The Babylonian Captivity with Map



The City of Babylon



Babylon or "babilu" means (gate of god). It was one of the most famous cities of the ancient world located in the plain of shinar on the Euphrates River, about 50 miles south of Modern Baghdad. It was the capital of the mighty Babylonian Empire. During the time of Nebuchadnezzar II (605-562 B.C.) who captured Jerusalem, Babylon was at the height of its glory and the most important city of the whole Mesopotamia region. Nebuchadnezzar built palaces, temples, mighty walls and beautiful gateways. The hanging gardens of Babylon were considered one of the wonders of the ancient world.


The Jewish captives lived in towns and villages along the Chebar River and were treated very fairly by the Babylonians. The Jews were allowed to live together in communities, they were allowed to farm and perform other sorts of labor to earn income. Many Jews eventually became wealthy.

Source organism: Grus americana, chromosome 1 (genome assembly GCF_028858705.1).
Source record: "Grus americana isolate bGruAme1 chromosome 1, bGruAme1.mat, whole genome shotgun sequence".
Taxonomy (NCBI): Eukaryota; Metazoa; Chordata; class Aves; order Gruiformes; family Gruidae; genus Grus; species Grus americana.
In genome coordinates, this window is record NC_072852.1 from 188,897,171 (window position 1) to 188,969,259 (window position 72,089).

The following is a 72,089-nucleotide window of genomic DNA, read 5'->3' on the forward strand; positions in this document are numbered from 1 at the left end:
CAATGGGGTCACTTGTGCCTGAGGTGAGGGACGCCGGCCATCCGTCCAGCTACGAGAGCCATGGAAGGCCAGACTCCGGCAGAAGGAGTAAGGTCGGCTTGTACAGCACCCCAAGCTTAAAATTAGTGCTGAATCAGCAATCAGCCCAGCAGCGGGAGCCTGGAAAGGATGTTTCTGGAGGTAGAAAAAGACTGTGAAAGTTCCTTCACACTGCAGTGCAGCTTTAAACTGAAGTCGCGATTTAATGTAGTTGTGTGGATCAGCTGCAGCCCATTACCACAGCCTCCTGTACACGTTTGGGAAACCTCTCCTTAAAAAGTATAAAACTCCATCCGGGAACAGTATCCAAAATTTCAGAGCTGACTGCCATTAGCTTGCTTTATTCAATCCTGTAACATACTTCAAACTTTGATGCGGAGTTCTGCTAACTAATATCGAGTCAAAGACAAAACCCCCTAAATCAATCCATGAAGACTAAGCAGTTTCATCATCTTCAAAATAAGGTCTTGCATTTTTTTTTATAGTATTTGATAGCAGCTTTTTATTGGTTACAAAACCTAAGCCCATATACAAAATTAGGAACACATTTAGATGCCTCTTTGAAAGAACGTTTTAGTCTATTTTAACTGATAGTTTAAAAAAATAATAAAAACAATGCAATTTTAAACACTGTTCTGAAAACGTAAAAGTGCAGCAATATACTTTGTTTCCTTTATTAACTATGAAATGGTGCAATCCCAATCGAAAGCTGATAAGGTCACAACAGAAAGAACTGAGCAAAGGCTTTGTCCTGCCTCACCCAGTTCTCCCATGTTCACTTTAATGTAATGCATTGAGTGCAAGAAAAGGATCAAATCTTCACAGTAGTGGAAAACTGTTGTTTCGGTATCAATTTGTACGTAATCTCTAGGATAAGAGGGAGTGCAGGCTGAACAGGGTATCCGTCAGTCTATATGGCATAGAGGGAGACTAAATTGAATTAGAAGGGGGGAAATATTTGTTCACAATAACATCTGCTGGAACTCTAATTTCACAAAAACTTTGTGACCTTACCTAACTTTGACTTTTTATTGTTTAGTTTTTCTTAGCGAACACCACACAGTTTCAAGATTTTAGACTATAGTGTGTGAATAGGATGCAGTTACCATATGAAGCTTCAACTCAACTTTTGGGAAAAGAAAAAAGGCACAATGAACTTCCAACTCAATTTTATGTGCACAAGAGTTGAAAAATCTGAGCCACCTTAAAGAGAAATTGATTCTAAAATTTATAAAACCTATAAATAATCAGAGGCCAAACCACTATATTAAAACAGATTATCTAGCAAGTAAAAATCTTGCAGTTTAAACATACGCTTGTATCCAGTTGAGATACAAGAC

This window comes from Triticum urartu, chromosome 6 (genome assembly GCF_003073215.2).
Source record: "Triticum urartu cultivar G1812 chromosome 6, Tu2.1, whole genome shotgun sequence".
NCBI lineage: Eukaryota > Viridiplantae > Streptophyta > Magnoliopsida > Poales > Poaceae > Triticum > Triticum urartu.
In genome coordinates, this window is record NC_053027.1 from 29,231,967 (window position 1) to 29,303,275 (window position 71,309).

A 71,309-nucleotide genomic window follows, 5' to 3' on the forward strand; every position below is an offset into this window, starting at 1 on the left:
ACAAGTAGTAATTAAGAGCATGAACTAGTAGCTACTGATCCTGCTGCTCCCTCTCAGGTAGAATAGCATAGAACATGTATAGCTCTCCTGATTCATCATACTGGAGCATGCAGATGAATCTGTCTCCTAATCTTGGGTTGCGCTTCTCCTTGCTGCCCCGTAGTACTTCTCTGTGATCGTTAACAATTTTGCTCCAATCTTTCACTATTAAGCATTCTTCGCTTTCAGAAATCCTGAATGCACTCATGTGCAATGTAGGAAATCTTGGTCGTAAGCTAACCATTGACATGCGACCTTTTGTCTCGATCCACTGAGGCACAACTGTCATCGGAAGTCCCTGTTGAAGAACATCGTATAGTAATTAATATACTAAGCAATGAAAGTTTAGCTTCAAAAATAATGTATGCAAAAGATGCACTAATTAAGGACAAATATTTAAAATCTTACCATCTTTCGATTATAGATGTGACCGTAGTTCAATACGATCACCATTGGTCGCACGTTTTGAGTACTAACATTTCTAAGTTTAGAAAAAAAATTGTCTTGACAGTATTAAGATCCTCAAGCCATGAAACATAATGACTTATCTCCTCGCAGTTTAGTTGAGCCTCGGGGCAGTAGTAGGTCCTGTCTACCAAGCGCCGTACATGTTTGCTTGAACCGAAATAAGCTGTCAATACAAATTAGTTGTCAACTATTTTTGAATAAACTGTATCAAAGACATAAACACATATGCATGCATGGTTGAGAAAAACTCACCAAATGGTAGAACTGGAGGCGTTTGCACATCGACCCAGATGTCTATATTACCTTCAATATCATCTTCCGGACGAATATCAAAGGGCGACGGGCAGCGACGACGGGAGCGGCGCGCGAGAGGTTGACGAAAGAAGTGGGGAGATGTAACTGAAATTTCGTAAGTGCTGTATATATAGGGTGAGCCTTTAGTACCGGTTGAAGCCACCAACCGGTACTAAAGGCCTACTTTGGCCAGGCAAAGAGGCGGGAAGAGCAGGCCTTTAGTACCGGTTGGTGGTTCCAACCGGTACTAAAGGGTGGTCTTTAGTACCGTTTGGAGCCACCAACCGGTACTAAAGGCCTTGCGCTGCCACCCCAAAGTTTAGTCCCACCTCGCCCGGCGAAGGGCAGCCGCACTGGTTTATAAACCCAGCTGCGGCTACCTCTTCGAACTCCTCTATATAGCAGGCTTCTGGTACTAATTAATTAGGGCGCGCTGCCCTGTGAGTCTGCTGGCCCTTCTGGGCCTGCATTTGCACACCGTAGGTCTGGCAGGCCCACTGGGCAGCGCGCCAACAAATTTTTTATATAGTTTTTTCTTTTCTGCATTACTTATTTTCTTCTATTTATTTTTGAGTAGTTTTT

Clay tablets were excavated near the Ishtar Gate which indicate that even in captivity Jehoiachin was referred to as the "king of Judah" and he received abundant food supplies from the royal storehouse.


During captivity the Jews were encouraged by the prophet Jeremiah from Jerusalem to take wives, build houses, plant gardens and to take advantage of their situation because they were going to be there for seventy years.


Map of the Persian Empire


Map of the Deportation of Judah



The Babylonian Captivity

Bible History Online

The Story of the Bible

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